Indications for Laminectomy
Laminectomy is indicated in cases where there is verified cause of spinal compression. That compression is primarily caused by bone spurs of vertebra. Not all bone spurs will cause symptoms. If there is enough space for the nerve or spinal cord, then it can slightly move and this condition will not cause any severe symptoms. However, if bone spurs encroach upon the passage of the spinal nerve, it will compress it causing radiculopathy symptoms.3
Spinal trauma which is common in car accidents is another common cause of spinal compression.
Complications of Laminectomy
Just like any other surgery, laminectomy is not completely without possible complications. Some of them can occur during the surgery, like spinal nerve injury, excessive bleeding and need for blood transfusions, leakage of spinal fluid in the case of rupture of dura (spinal cord envelope), etc. In later stages an infection can occur, and in less mobile patients there is increased risk of blood clots and pulmonary embolism which can result in severe complications and in some cases even lead to death.
But generally speaking, the rate of complications after laminectomy is low and it is considered a safe procedure. Also, the surgeon will have protocols created especially to reduce the rates of complications.3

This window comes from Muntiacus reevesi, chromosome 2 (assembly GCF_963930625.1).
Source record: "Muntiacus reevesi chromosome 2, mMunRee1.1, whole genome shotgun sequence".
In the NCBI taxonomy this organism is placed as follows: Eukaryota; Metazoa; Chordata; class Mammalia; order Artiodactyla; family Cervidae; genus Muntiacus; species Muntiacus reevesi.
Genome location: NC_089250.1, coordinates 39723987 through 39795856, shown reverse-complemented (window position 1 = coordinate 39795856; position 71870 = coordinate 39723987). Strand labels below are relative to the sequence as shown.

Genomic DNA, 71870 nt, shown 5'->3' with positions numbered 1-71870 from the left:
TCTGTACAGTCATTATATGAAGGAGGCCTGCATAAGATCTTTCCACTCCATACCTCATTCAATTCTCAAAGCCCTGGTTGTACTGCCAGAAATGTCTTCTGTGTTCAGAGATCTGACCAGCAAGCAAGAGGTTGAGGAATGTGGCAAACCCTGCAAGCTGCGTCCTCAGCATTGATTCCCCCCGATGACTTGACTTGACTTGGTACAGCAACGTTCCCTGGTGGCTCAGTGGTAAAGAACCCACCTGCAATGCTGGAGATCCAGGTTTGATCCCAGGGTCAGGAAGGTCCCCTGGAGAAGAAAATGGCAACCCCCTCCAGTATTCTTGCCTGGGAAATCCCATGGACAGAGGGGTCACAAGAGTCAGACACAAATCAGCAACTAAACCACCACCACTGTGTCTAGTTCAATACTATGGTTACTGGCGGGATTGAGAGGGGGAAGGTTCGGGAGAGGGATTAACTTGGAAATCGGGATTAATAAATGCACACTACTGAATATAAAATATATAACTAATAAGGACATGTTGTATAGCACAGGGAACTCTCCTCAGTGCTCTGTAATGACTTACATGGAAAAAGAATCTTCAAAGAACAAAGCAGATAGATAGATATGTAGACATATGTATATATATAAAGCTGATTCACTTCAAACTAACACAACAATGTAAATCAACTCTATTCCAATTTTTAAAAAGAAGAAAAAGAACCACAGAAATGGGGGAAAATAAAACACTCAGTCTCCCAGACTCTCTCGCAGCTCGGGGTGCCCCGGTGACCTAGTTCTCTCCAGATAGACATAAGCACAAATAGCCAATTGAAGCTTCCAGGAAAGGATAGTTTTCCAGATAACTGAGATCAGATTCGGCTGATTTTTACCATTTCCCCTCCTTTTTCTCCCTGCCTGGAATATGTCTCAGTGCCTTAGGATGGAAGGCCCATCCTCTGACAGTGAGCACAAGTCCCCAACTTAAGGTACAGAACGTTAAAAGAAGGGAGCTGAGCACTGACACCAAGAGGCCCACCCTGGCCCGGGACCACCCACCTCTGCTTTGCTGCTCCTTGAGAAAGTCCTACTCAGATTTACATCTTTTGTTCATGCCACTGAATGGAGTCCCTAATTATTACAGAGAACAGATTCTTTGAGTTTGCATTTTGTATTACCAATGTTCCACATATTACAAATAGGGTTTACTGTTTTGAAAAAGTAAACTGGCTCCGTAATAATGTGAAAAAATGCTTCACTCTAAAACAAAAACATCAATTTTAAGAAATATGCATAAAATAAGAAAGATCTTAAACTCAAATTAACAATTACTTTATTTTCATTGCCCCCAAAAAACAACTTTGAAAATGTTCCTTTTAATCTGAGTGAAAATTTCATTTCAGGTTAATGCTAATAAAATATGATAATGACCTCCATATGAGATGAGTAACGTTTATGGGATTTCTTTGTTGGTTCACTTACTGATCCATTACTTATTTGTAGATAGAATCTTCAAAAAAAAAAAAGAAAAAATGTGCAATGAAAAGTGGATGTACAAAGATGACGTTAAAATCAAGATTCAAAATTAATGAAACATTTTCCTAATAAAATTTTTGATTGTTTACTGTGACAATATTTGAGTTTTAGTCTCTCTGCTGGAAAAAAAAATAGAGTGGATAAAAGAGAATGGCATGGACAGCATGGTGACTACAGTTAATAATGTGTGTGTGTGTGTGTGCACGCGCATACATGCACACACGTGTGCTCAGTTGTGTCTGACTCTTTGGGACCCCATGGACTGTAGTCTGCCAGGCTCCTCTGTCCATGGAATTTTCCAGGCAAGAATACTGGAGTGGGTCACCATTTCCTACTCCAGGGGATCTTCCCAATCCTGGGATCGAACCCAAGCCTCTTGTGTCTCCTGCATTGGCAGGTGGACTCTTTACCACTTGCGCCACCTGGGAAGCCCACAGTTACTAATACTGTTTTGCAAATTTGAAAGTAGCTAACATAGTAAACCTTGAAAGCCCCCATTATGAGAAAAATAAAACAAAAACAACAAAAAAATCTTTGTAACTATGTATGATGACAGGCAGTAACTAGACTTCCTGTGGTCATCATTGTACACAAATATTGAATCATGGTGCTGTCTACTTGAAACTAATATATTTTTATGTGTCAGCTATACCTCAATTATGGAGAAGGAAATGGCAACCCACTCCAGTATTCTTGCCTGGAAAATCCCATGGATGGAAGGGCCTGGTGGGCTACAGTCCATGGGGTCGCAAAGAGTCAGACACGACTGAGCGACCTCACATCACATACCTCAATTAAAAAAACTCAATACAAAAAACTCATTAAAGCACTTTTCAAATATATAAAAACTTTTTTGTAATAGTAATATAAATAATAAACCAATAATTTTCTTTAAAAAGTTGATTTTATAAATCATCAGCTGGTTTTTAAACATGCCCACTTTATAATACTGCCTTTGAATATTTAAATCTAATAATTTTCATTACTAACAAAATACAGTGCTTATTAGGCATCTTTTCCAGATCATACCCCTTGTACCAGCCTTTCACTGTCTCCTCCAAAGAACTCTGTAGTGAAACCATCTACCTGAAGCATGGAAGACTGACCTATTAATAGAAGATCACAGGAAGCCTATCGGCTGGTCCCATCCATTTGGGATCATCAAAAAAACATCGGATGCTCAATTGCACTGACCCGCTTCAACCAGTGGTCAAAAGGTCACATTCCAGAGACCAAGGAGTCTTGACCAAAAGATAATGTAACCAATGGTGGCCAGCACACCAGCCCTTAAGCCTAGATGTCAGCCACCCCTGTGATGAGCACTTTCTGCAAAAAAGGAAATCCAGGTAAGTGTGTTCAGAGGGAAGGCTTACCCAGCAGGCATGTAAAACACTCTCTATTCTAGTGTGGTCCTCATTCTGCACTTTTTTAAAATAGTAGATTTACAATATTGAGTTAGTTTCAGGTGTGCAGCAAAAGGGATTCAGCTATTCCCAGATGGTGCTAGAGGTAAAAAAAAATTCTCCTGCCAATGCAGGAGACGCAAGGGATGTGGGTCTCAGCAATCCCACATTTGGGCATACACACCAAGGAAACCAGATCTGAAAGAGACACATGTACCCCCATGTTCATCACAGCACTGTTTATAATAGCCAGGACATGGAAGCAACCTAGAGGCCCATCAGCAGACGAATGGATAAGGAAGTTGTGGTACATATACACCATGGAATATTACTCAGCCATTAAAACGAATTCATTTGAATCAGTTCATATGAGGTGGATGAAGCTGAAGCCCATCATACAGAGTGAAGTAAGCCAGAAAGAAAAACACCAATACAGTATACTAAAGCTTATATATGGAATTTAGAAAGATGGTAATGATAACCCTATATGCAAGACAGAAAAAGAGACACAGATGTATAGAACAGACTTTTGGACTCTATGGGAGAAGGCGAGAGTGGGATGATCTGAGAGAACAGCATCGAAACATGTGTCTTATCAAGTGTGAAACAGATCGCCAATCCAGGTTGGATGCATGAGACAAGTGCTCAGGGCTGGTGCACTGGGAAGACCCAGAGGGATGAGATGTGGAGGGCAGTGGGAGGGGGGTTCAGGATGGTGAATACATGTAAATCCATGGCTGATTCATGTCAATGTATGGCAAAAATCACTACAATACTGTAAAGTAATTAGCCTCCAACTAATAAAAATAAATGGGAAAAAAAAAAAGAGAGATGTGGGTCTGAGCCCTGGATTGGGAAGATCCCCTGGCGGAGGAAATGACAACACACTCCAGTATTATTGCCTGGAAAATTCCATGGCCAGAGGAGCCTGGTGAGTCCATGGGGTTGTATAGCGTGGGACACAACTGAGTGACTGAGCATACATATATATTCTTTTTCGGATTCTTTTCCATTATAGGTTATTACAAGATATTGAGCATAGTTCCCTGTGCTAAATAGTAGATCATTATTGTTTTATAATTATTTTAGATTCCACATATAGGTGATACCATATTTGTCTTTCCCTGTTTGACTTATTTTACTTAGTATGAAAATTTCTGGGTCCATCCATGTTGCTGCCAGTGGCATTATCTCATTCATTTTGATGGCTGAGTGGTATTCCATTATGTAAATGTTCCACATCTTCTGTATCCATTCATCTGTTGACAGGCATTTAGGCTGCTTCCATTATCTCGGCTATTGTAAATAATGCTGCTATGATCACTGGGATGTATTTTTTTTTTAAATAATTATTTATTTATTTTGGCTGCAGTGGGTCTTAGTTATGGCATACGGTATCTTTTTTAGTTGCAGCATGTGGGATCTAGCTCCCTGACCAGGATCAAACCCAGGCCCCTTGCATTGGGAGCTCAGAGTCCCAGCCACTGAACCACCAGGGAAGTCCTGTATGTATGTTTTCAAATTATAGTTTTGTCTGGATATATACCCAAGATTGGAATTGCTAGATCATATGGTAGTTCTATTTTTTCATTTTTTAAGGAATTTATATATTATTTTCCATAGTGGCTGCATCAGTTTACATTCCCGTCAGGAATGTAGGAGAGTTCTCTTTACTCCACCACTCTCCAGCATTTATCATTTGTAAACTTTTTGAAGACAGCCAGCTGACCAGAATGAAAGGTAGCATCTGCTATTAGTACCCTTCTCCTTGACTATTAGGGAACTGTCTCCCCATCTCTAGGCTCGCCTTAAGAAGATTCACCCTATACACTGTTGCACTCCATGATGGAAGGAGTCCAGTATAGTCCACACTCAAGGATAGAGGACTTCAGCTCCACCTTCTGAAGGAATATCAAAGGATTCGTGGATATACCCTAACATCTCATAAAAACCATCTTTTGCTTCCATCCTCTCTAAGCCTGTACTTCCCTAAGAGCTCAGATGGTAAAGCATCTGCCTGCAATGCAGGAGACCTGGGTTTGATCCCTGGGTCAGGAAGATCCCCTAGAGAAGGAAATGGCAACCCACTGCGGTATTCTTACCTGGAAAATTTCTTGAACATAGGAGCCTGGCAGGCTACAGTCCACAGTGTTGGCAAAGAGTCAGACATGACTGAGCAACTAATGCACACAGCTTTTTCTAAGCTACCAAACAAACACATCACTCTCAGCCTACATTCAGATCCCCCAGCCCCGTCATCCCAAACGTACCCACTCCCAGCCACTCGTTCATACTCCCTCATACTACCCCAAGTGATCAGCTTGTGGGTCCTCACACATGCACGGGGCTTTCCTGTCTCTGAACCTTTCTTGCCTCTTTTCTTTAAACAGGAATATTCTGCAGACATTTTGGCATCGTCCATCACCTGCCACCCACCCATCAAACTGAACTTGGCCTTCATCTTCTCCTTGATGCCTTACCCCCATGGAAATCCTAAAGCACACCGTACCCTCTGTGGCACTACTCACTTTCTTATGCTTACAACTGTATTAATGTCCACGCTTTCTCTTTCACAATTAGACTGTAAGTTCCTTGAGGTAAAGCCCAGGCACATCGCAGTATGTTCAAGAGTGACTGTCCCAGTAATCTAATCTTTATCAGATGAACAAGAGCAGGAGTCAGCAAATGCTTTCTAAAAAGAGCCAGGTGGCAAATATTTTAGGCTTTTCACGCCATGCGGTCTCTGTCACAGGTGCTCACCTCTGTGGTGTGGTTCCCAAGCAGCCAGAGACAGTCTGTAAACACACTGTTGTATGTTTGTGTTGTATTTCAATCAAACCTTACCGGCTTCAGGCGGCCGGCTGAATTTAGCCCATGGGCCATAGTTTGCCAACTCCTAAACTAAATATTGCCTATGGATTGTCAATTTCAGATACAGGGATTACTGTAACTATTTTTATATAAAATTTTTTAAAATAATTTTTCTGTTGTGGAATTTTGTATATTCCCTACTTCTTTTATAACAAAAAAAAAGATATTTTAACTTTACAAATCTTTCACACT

Do People Sometimes Require Laminectomy After A Car Accident?
Car accidents can cause injuries of the spine. The most common are injuries of the cervical and lumbar spine. Car accidents can cause flexion or extension injuries or direct blows to the spine. In most cases, spine injuries after car accidents are minor and resolve after a short period of conservative treatment.
However, there are some cases when conservative treatment won’t restore normal functioning, so a surgery might be required. Disc bulge or disc herniation can be caused by a car accident. Symptoms of these conditions include severe neck, thoracic or low back pain, pain radiation down the arms, pain radiation to the buttocks or down the legs, numbness in arms, hands, buttocks, thighs, legs, feet, etc., or tingling in those areas. Loss of strength in arms/hands or legs/feet are signs of severe spinal compression. Another red flag is inability to control bowel movement and urination. An MRI is required to diagnose these conditions. MRI will clearly show the severity of spinal compression, level of compression and which structures are affected. At the beginning, non-operative treatment such as bed rest during periods of strong pain, pain medications, corticosteroid injections, and later physical therapy, acupuncture, chiropractic care might be tried in order to resolve the issues. If conservative measures don’t succeed, then surgery may be the best solution.4
- “Spine Anatomy, Anatomy Of The Human Spine.” Mayfieldclinic.com. N. p., 2019. Web. 1 Dec. 2019.
- “Spinal Stenosis – Symptoms And Causes.” Mayo Clinic. N. p., 2019. Web. 1 Dec. 2019.
- ” Laminectomy – Mayo Clinic.” Mayoclinic.org. N. p., 2019. Web. 1 Dec. 2019.
- “Laminectomy: Purpose, Procedure, And Risks.” Healthline. N. p., 2019. Web. 1 Dec. 2019.